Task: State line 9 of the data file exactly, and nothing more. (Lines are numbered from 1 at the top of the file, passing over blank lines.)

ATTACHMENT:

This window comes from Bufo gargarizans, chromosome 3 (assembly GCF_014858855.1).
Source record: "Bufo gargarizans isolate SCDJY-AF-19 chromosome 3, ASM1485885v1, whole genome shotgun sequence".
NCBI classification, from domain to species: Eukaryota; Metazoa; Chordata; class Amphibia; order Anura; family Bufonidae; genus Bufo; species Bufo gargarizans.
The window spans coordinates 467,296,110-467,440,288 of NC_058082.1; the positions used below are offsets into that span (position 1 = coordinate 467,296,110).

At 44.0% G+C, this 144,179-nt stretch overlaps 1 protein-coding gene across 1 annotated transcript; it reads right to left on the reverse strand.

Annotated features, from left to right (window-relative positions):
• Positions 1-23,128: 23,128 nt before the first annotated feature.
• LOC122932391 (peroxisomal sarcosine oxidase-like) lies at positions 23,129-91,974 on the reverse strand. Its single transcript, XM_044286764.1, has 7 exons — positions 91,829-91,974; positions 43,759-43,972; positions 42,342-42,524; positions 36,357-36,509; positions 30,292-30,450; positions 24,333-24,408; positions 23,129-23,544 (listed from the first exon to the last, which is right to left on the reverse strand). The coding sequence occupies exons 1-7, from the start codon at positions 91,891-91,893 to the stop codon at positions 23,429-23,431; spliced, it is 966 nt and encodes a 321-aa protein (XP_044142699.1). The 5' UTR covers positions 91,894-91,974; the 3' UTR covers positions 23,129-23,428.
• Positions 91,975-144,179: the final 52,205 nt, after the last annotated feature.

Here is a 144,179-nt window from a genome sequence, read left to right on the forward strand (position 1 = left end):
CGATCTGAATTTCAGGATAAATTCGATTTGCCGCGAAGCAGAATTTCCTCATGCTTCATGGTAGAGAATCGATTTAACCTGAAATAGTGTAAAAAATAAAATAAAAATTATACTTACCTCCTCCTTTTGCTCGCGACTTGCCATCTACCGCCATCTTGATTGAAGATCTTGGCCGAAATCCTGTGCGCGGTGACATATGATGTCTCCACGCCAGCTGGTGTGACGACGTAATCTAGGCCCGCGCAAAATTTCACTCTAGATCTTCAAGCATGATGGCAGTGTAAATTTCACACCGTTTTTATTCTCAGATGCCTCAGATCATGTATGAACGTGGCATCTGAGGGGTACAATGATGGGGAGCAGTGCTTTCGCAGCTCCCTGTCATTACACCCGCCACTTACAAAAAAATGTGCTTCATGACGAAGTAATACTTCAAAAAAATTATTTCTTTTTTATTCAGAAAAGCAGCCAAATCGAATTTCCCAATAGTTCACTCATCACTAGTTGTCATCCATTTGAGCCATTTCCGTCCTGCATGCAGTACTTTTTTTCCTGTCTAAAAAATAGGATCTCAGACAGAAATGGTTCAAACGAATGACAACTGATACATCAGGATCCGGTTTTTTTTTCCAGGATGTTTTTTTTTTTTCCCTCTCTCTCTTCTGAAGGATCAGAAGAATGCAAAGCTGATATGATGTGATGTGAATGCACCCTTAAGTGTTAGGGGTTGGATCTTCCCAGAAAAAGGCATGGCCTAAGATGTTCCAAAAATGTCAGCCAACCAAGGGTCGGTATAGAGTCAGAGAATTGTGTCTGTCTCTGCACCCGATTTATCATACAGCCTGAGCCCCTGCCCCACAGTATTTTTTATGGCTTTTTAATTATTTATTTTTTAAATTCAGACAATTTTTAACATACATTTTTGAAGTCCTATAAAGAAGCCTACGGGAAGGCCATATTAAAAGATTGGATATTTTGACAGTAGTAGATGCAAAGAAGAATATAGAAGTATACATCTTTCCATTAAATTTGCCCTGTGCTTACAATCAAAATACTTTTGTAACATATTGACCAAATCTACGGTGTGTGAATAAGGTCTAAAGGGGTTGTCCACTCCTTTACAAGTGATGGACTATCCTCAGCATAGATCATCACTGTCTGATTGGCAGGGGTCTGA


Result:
• Positions 91,975-144,179: the final 52,205 nt, after the last annotated feature.